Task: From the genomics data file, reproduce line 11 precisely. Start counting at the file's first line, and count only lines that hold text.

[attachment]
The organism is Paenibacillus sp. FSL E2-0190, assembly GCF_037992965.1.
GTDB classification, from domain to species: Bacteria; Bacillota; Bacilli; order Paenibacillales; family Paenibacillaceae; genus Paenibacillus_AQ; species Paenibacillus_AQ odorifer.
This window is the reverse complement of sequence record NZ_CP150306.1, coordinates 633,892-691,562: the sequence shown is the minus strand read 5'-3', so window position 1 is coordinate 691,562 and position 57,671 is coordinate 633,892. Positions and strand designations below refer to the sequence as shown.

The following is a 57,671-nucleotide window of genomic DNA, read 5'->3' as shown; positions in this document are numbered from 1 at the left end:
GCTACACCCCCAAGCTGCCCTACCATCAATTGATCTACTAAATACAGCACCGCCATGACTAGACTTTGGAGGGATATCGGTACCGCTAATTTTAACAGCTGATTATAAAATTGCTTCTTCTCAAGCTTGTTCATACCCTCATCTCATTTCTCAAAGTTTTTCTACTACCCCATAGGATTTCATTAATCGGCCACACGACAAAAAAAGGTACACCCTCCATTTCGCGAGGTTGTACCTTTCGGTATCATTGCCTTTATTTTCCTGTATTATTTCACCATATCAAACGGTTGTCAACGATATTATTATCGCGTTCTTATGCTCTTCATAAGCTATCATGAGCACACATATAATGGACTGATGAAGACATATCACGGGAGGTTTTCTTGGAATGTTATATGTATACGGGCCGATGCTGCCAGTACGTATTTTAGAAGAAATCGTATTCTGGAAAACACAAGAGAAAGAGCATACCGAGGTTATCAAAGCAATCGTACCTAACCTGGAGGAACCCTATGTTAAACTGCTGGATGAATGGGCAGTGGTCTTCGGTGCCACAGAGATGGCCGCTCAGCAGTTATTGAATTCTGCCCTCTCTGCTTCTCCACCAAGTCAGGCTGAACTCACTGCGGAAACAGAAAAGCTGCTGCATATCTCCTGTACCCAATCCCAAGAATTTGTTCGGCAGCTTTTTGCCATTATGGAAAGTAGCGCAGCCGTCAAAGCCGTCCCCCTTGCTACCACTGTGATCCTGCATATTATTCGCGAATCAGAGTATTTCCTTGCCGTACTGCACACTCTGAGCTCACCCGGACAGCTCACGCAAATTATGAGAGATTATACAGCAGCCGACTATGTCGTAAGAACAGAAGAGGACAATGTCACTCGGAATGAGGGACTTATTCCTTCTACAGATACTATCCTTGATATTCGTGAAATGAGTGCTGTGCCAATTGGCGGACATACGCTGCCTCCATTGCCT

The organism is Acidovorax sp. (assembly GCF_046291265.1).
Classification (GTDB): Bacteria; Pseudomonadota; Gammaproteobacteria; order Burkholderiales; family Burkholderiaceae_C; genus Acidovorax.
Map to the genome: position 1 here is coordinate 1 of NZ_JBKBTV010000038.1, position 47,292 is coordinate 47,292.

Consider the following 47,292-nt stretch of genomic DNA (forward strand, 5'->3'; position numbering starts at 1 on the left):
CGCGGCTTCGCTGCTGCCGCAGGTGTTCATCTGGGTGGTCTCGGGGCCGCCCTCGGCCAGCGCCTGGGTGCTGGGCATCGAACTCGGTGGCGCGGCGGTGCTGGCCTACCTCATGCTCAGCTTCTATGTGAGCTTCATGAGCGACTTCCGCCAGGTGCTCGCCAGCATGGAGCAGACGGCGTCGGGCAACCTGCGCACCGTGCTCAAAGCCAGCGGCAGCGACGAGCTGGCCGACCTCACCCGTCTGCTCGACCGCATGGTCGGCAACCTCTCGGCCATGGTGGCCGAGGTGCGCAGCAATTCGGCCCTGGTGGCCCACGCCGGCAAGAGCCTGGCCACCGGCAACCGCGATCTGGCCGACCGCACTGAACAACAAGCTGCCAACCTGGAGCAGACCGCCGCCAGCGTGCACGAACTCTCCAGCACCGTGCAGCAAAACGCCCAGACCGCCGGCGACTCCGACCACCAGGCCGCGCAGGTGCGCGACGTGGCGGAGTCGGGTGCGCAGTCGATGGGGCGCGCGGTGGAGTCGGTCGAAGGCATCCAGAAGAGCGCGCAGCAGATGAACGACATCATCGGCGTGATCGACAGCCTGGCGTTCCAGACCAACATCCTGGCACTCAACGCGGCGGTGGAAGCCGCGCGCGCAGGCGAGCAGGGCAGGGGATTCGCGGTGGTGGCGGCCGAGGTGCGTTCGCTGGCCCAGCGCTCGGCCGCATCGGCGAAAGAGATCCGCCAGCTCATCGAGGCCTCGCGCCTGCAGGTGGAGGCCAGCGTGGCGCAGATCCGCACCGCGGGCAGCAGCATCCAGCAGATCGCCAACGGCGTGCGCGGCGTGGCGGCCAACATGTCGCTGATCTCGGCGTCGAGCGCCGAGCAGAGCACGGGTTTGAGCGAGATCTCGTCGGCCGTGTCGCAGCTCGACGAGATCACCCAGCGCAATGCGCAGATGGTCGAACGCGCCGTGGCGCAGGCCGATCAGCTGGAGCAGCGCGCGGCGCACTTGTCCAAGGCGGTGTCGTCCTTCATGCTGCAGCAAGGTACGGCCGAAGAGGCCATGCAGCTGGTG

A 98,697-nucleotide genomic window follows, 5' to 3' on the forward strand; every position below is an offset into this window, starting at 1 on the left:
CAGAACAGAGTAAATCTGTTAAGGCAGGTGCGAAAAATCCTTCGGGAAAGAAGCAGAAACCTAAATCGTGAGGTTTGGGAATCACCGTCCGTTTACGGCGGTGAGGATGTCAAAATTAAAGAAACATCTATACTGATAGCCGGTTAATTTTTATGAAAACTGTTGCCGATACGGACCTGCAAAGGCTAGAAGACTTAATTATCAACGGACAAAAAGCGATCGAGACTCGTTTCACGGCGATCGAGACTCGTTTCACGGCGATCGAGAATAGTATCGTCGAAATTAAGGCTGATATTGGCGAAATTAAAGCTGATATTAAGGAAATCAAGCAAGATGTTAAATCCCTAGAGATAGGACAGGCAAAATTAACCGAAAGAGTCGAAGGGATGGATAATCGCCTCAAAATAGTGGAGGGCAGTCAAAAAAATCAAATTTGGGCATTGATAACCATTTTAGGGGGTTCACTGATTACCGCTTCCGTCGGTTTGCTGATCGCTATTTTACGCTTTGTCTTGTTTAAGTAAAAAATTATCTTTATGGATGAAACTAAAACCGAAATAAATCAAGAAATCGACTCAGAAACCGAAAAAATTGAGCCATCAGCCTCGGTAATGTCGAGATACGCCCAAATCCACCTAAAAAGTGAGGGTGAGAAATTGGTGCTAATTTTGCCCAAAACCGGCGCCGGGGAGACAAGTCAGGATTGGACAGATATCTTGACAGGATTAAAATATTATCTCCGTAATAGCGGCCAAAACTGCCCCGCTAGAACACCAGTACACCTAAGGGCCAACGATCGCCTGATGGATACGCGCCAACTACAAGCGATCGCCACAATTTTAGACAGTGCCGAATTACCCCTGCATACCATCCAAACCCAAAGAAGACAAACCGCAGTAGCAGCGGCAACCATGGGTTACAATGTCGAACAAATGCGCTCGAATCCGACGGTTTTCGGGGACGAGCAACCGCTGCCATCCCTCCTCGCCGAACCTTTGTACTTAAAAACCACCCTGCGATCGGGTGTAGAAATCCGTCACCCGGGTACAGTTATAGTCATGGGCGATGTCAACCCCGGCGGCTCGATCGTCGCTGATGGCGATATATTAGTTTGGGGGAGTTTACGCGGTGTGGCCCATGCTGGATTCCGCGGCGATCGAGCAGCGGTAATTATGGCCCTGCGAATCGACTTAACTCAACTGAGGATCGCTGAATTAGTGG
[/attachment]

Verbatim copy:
A 98,697-nucleotide genomic window follows, 5' to 3' on the forward strand; every position below is an offset into this window, starting at 1 on the left: